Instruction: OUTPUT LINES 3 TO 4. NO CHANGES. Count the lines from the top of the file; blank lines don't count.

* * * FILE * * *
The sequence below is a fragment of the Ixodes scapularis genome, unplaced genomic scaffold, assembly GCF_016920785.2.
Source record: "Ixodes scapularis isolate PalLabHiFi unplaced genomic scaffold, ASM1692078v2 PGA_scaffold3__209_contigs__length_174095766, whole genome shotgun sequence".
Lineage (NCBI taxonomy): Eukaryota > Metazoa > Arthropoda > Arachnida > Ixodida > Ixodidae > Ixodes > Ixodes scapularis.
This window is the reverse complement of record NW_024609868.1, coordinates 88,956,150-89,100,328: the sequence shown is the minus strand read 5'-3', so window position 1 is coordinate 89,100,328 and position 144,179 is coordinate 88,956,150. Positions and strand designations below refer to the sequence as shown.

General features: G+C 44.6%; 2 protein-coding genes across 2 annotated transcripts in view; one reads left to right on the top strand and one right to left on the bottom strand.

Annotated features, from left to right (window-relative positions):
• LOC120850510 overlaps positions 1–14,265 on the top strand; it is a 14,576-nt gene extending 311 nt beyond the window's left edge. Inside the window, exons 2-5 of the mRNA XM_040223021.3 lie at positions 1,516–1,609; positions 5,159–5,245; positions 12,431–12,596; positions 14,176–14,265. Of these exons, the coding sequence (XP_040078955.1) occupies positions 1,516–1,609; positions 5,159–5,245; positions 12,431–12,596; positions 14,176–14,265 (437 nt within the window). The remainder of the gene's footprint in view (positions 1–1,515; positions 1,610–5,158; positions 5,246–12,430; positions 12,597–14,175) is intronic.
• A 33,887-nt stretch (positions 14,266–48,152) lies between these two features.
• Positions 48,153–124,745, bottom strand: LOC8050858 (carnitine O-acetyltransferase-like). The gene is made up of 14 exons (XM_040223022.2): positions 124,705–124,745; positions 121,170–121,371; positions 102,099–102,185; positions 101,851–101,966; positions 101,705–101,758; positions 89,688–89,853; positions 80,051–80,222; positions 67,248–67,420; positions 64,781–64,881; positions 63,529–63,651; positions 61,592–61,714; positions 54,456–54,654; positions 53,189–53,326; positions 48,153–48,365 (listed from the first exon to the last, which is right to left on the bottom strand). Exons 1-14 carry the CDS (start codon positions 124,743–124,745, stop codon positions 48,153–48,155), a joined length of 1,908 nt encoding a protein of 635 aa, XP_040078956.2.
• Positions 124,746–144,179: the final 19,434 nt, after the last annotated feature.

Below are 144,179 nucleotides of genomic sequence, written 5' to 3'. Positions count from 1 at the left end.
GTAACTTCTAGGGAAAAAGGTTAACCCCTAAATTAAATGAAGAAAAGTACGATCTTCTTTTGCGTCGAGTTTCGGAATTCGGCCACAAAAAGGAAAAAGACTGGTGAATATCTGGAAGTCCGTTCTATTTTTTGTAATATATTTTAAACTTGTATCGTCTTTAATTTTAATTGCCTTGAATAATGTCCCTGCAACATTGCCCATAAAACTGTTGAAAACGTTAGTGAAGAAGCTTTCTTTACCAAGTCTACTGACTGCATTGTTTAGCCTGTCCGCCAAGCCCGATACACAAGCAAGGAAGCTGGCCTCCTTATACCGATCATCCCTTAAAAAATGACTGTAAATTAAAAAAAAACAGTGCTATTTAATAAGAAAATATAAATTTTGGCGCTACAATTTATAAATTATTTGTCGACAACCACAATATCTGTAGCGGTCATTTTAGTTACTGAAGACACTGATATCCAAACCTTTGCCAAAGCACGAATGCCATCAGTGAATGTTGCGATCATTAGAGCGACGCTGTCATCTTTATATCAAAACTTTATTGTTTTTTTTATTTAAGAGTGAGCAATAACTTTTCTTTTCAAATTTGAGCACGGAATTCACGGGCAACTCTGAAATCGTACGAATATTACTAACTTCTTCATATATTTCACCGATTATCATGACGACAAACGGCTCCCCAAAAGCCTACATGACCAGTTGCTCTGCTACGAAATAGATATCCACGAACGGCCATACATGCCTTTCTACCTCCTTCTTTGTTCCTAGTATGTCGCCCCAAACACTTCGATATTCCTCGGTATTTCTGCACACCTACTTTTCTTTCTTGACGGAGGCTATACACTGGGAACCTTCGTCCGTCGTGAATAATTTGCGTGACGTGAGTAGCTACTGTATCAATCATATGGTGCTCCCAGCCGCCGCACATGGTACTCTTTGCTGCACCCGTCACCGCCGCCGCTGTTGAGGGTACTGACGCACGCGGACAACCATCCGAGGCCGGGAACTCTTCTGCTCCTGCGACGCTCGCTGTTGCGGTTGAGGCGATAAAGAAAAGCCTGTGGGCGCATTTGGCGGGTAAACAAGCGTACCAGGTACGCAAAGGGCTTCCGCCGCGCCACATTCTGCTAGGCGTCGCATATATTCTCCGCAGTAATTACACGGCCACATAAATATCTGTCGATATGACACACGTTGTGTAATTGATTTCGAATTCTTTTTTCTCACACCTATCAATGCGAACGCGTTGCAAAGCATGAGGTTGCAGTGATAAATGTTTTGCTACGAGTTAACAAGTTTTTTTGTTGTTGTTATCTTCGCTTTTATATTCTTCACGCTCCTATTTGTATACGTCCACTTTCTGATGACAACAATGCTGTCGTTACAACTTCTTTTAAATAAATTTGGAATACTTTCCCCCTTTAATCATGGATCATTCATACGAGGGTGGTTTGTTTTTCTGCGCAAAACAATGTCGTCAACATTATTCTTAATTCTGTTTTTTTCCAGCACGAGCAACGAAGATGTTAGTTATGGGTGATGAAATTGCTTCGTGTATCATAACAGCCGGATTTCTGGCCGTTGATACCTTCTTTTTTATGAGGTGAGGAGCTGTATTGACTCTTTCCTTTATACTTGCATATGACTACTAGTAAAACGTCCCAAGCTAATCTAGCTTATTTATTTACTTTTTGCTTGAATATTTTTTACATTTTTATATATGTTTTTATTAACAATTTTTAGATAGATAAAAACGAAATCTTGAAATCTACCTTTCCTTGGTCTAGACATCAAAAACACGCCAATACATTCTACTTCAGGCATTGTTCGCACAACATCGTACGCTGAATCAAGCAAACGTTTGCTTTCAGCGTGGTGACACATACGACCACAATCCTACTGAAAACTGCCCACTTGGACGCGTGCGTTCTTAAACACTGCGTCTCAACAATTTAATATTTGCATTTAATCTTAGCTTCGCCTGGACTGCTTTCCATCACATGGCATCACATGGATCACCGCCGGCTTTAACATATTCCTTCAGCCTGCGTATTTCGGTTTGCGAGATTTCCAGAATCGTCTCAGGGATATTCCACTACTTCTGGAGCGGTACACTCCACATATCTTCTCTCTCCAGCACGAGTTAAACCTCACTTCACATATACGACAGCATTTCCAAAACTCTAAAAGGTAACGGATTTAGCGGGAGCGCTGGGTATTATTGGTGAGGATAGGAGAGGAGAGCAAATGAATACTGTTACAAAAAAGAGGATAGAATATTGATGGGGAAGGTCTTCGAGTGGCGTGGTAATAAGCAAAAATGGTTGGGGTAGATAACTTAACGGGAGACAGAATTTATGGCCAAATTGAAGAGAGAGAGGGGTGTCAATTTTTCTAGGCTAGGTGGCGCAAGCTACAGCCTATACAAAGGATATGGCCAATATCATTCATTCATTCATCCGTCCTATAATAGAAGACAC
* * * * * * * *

Lineage (NCBI taxonomy): Eukaryota > Metazoa > Arthropoda > Arachnida > Ixodida > Ixodidae > Ixodes > Ixodes scapularis.
This window is the reverse complement of record NW_024609868.1, coordinates 88,956,150-89,100,328: the sequence shown is the minus strand read 5'-3', so window position 1 is coordinate 89,100,328 and position 144,179 is coordinate 88,956,150. Positions and strand designations below refer to the sequence as shown.